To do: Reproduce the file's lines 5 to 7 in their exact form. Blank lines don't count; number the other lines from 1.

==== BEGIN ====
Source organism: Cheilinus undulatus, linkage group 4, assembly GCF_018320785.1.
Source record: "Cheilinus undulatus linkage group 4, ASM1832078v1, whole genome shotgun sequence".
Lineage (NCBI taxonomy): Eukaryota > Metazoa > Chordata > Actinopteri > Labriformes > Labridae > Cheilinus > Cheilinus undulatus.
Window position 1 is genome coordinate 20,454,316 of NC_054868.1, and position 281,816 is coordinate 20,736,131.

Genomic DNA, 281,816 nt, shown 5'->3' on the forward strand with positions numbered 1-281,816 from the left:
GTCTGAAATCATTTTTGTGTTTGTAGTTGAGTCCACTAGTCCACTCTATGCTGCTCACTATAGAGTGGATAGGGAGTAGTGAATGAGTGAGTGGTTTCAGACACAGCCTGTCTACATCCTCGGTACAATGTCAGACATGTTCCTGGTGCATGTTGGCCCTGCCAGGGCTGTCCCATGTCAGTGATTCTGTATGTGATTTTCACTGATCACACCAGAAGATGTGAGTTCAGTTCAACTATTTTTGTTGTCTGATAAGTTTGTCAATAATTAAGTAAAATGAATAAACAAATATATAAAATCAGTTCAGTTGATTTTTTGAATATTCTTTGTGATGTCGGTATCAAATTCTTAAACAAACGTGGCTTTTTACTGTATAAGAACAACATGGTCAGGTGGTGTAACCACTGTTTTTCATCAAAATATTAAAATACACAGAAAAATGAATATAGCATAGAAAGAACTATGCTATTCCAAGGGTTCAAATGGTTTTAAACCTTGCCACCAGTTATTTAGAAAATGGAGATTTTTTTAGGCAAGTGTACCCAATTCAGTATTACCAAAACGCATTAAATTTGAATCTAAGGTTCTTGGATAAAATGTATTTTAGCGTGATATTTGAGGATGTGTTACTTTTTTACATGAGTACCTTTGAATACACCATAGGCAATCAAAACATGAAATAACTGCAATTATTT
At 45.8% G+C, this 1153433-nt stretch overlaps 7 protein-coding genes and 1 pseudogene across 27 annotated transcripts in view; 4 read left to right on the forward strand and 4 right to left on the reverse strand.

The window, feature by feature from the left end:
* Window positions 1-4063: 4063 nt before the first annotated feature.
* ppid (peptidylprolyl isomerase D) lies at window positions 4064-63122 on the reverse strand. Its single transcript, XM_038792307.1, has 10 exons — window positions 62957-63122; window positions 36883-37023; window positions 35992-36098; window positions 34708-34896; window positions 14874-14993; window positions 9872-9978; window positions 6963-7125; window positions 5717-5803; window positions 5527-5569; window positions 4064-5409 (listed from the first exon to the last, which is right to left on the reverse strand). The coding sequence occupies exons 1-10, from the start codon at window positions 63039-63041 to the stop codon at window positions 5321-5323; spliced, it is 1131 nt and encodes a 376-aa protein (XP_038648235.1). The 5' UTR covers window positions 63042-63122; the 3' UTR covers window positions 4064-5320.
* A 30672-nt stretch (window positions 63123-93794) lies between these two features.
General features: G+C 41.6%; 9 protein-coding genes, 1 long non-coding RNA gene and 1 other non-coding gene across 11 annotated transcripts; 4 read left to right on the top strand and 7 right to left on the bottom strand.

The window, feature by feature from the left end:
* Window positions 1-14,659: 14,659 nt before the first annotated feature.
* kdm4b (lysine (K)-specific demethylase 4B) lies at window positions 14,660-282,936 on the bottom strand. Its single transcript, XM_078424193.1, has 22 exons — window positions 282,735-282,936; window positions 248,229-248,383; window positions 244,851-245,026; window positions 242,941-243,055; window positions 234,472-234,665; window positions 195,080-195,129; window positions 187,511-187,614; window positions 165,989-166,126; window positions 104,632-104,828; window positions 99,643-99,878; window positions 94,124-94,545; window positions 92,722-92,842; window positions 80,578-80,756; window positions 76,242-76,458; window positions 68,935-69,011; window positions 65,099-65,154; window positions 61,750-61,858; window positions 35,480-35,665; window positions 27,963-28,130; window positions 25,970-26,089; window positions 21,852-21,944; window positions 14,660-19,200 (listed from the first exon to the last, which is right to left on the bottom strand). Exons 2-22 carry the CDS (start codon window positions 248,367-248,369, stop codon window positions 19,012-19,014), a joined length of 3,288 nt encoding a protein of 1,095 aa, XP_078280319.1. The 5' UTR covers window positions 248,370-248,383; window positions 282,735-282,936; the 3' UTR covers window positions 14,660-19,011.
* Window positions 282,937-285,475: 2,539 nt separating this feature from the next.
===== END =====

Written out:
Genomic DNA, 281,816 nt, shown 5'->3' on the forward strand with positions numbered 1-281,816 from the left:
GTCTGAAATCATTTTTGTGTTTGTAGTTGAGTCCACTAGTCCACTCTATGCTGCTCACTATAGAGTGGATAGGGAGTAGTGAATGAGTGAGTGGTTTCAGACACAGCCTGTCTACATCCTCGGTACAATGTCAGACATGTTCCTGGTGCATGTTGGCCCTGCCAGGGCTGTCCCATGTCAGTGATTCTGTATGTGATTTTCACTGATCACACCAGAAGATGTGAGTTCAGTTCAACTATTTTTGTTGTCTGATAAGTTTGTCAATAATTAAGTAAAATGAATAAACAAATATATAAAATCAGTTCAGTTGATTTTTTGAATATTCTTTGTGATGTCGGTATCAAATTCTTAAACAAACGTGGCTTTTTACTGTATAAGAACAACATGGTCAGGTGGTGTAACCACTGTTTTTCATCAAAATATTAAAATACACAGAAAAATGAATATAGCATAGAAAGAACTATGCTATTCCAAGGGTTCAAATGGTTTTAAACCTTGCCACCAGTTATTTAGAAAATGGAGATTTTTTTAGGCAAGTGTACCCAATTCAGTATTACCAAAACGCATTAAATTTGAATCTAAGGTTCTTGGATAAAATGTATTTTAGCGTGATATTTGAGGATGTGTTACTTTTTTACATGAGTACCTTTGAATACACCATAGGCAATCAAAACATGAAATAACTGCAATTATTT
At 45.8% G+C, this 1153433-nt stretch overlaps 7 protein-coding genes and 1 pseudogene across 27 annotated transcripts in view; 4 read left to right on the forward strand and 4 right to left on the reverse strand.